In 1960, the British abolished National Service. Before that, all the country’s lads — including four from Liverpool — grew up believing they would have to serve at least a year in the army. Paul McCartney vividly recalls when George Harrison’s big brother Harry came back, all in uniform, from Christmas Island: so tough, tan, and impressive. This scared Paul. He thought he’d choke in the army. He didn’t like killing, but as a boy he willed himself to practice combat on the frogs in the outskirts of this port city where German bombs had killed more than 2,600 people and demolished 10,000 homes. Both John and Ringo were infants during the Liverpool Blitz.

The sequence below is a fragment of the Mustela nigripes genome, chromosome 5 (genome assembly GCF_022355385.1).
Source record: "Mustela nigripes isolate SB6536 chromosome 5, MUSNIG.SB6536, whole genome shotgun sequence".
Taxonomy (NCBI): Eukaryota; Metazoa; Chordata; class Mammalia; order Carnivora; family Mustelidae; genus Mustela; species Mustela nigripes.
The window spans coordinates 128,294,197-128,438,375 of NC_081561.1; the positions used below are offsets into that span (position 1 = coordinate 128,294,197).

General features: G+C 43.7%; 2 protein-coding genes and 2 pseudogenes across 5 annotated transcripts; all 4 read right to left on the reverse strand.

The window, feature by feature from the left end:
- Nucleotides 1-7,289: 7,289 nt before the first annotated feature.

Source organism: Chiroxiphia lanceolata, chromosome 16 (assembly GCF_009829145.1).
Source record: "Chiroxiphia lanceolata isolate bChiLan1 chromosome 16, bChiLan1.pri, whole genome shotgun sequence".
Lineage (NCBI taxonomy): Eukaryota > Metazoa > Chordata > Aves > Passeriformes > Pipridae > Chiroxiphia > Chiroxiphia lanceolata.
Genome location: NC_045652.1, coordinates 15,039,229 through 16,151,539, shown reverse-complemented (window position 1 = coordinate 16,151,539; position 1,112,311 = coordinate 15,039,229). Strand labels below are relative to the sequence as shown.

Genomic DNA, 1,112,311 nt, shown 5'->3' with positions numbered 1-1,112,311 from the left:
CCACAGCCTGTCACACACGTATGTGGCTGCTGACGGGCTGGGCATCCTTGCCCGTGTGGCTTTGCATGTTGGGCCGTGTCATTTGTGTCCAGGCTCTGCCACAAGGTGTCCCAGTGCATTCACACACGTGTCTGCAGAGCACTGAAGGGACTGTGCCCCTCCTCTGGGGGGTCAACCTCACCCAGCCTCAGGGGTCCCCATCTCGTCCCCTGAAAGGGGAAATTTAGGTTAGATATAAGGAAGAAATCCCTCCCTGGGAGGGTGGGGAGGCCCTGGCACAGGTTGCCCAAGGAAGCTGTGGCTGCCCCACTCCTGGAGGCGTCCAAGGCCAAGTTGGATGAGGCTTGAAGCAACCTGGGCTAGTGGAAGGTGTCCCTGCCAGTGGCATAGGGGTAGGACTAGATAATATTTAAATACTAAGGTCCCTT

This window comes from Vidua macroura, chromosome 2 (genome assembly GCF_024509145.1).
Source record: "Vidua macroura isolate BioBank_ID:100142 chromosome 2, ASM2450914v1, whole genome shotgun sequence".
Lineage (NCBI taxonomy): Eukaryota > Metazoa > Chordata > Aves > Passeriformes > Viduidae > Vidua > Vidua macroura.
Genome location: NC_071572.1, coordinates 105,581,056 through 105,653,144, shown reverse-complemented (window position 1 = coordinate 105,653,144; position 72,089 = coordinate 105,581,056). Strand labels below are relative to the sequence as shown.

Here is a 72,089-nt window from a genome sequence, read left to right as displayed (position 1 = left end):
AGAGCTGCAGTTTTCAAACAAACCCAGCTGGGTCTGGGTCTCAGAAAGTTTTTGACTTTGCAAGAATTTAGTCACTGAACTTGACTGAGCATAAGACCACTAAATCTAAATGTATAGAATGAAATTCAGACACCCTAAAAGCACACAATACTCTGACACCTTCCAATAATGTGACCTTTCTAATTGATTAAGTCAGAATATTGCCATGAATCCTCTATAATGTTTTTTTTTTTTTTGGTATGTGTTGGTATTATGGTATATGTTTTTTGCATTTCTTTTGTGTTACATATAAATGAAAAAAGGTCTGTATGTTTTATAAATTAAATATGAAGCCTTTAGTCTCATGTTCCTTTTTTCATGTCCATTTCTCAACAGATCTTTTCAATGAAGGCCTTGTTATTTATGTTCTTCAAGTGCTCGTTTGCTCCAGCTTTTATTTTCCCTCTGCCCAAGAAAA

Had National Service kept on, the future Beatles would have been called up in staggered fashion: Ringo and John, the two oldest, then Paul, then George. Pretty hard to keep a band going with such disruptions. “I don’t think there would have been the Beatles,” says Sir Paul to author Barry Miles in “Paul McCartney: Many Years From Now” (Henry Holt, 1997). “So that was great luck, the government just stopped that in time, allowing us the parting of the waves, and we went through and we had the freedom and the sixties.”